My Faults My Own

…willing to sacrifice something we don't have

for something we won't have, so somebody will someday.

IN WHICH Ross Rheingans-Yoo—an artist, economist, poet, trader, ex-pat, EA, and programmer—oc­cas­ion­al­ly writes on things of int­erest.

Reading Feed (last update: December 15)

A collection of things that I was glad I read. Views expressed by linked authors are chosen because I think they're interesting, not because I think they're correct, unless indicated otherwise.


Blog: Marginal Revolution | A social credit system for scientists? — Chinese scientists, that is, and fraudsters at that. What, would you rather be soft on fraud?


Blog: JeffTK | Taking a Safety Report

Comic: xkcd | arXiv — "...invaluable projects which, if they didn't exist, we would dismiss as obviously ridiculous and unworkable."


Blog: Thing of Things | Scrupulosity Sequence #3: Load-Bearing Things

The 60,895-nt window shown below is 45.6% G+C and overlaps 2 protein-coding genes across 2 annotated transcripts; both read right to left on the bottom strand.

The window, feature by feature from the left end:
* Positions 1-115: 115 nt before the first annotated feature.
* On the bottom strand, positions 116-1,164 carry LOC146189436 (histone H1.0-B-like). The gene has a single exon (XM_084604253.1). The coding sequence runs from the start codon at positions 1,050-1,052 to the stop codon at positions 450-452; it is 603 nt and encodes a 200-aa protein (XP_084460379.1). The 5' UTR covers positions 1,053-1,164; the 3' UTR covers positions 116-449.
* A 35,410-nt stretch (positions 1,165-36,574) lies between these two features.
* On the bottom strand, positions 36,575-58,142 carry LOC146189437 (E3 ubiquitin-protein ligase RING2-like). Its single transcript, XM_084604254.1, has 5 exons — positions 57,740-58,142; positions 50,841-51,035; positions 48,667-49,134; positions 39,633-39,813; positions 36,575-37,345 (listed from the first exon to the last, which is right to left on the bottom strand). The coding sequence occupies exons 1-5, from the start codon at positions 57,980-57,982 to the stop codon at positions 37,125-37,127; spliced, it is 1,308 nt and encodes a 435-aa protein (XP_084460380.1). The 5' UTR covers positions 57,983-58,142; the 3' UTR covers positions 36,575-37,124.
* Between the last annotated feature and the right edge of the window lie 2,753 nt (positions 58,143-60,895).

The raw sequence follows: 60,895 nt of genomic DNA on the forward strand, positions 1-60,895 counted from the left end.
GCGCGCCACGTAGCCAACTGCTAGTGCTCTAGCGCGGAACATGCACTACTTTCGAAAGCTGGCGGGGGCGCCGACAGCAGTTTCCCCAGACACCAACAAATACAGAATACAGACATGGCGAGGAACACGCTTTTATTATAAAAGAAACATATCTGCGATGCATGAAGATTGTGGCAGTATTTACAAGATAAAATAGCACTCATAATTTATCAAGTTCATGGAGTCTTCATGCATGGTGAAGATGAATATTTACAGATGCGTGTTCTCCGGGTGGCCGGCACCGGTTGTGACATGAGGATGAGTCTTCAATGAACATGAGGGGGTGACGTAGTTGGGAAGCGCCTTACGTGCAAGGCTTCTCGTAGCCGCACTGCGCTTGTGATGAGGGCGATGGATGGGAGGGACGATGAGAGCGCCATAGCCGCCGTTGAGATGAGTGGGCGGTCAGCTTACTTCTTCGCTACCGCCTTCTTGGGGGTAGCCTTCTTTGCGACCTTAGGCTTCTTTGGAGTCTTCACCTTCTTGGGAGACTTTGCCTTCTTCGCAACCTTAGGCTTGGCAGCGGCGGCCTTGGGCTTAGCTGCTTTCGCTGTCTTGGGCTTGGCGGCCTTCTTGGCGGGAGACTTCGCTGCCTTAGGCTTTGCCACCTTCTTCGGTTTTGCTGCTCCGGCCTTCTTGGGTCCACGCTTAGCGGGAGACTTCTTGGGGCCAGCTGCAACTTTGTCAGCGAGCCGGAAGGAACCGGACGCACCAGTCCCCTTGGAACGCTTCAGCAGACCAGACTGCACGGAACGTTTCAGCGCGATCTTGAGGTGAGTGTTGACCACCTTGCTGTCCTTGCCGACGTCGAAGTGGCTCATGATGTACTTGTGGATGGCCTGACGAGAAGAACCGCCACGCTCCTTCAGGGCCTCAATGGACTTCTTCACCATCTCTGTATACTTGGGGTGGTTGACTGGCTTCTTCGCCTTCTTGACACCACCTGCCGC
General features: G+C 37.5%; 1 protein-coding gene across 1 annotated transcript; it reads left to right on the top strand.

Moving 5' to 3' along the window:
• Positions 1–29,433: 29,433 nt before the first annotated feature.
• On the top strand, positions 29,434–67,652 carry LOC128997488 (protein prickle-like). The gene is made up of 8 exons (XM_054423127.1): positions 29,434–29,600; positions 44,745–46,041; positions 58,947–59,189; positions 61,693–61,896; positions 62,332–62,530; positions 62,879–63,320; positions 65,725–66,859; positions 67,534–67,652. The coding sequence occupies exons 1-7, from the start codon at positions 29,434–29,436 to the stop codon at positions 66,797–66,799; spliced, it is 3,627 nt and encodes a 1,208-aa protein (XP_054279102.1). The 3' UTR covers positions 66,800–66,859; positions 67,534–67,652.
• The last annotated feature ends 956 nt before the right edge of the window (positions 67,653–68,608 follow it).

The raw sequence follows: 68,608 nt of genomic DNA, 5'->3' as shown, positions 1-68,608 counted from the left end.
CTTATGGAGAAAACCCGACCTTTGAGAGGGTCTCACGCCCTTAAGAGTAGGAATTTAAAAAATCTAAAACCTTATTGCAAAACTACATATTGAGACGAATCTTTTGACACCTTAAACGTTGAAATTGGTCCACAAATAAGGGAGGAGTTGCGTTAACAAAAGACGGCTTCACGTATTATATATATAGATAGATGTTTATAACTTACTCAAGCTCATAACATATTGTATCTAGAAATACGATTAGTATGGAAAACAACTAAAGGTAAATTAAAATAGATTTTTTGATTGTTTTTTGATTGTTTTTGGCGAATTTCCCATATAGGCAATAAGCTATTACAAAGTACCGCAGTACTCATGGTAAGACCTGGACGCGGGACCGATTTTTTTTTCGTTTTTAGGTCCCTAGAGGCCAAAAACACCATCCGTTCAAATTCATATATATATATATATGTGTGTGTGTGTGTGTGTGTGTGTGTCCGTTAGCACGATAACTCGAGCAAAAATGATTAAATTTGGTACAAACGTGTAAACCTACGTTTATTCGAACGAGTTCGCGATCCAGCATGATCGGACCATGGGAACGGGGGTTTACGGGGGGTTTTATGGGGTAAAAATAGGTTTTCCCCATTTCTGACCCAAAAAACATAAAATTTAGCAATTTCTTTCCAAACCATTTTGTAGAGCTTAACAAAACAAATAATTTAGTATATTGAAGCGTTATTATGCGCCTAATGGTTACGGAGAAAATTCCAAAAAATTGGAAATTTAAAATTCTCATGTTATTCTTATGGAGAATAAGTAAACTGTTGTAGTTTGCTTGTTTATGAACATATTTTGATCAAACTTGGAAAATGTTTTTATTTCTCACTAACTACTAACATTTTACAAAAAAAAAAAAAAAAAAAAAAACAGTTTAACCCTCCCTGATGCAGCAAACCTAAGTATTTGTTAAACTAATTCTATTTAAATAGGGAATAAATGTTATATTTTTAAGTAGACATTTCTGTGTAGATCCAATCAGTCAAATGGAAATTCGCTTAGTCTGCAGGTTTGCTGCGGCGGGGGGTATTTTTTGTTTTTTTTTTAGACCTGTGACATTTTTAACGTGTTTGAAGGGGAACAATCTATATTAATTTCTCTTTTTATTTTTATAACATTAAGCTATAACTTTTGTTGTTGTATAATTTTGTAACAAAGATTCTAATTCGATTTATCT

Blog: JeffTK | Not losing things — "I almost never lose things, especially important things like my keys, laptop, or ear warmers. Here's an attempt to write up the system I use, in case it's useful to others..."


Blog: Tyler


September 5: Bucket o' Links, Back-to-School Edition

Today on Bucket o' Links (sorry, what?), we've got fall classes, textbooks, book-books, Harvard admission statistics, and, of course, Guardians of the Galaxy.


It's shopping week at Harvard. Study cards aren't due until next week, so students have a week free to test-drive classes, skip class entirely, or just mess around.

Wednesday, I was just messing around. Finding myself with no afternoon classes to shop, I instead dropped into the first lecture of Computer Science 50.

CS50 is...well, it's difficult to explain. Any year now, it's going to pass Economics 10 as the largest class at Harvard. It's almost singlehandedly responsible for a tripling in the size of the CS department in the last five years. It's what happens when you give one of the best lecturers in the world a multi-million dollar operating budget and the mission to teach a class, not just for Harvard students, but for anyone in the world who wants to learn. CS50 is an experience. CS50 is what the future of what

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